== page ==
Home Improvement

6 Steps for Choosing the Right Wood for Your Deck


For many homeowners, planning a new deck is a big investment — and one that can add significant value to your home. That’s why it’s important to choose the right wood for your deck, so you’ll be happy with the results for years to come.

There are many types of hardwood and softwood species, G&B Quality Cedar Products and only a few are generally used in deck construction. Your choice will depend on factors such as color, weather resistance, moisture content and other characteristics. Here are some tips for choosing the right wood decking boards:

1. Consider a tropical hardwood

If you want a nice-looking deck that will age well over time, consider an exotic hardwood such as ipe or cumaru. These woods offer natural beauty and durability, along with higher price tags than other types of wood decking. But the initial cost may be worth it in the long run because these tropical woods are naturally resistant to insects and decay. On top of that, they’re often harder than other types of wood — some have a Janka hardness rating of 3,680 or more — which means they’re less prone to damage from impacts and scratches.

Pressure-treated lumber

Pressure-treated lumber is the least expensive choice, and it requires chemical treatment to deter insects and prevent rot. It can be stained or painted if desired. Keep in mind that it will shrink somewhat as it dries after being treated.

2. Cedar

Cedar is naturally resistant to decay and is generally only treated with water-repellant stain or sealer, rather than chemicals. It has the most natural look of any wood used for decking and can be cut into beautiful shapes that add style to your outdoor living space.

3. Pressure Treated Wood

Before the 1990s, pressure-treated wood was treated with chromated copper arsenate (CCA), which contained arsenic and chromium — toxic chemicals that could leach into soil and groundwater unless disposed of correctly. However, CCA was phased out in 2003 by the Environmental Protection Agency because of health concerns, and pressure treated lumber is now treated with safer chemicals that protect wood against rot and insect infestation. It’s still one of the most affordable options available.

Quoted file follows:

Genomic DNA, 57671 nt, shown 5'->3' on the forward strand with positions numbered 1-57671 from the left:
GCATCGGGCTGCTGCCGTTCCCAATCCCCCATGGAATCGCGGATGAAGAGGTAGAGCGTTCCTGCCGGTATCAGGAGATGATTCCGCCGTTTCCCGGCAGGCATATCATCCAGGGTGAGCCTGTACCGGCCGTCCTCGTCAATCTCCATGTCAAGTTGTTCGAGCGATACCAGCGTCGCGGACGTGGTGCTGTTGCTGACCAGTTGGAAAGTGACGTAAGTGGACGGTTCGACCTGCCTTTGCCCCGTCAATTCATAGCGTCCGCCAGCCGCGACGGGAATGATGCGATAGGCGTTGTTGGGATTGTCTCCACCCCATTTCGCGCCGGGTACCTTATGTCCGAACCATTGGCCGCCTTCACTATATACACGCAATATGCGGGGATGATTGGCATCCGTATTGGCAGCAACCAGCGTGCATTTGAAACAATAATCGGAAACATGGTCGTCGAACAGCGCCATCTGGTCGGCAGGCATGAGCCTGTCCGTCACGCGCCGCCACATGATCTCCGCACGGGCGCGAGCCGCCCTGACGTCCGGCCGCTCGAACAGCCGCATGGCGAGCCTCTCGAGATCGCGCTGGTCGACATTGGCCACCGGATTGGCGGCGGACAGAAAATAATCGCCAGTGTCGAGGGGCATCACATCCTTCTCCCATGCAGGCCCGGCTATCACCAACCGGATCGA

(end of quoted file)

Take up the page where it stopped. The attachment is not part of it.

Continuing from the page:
4. Above-ground rating

Use this type of wood for decks that are not attached to the house, such as a freestanding deck or one with a hot tub or pool. This type of deck is not subjected to moisture or ground contact.

5. Ground-contact rating

Ground-contact lumber is rated for direct contact with soil and moisture. It should be used on the support posts that hold up the deck’s framework, which is usually made of pressure-treated lumber (rated for above-ground use) and fastened to the joists with galvanized screws or nails.

6. What’s the Weather Like?

The climate where you live plays an important role in how long your deck lumber will last. For example, pressure-treated lumber can last 20 years or more, but it’s not a good choice if you live in a damp climate. Why? Pressure-treated lumber became available during the 1940s and was used for building foundations and below-grade projects such as decks and porches. It’s treated with chemicals to prevent damage from moisture, insects or fungi. Because it’s chemically treated to resist rot, mold and bugs, pressure-treated wood is an excellent choice for decks or other outdoor projects in climates with high humidity that get lots of rain or snow.

Laura Green
Laura Green, with a degree in Botany from Cornell University, has been enriching our readers with gardening insights since joining in 2018. Her 15 years of experience in horticulture and sustainable gardening practices are evident in her enlightening articles. Laura strongly advocates organic gardening and often conducts workshops in her local community. In her downtime, she loves bird watching and nature photography, and her passion for gardening extends to her volunteer work in community gardens and her hobby of creating botanical illustrations.

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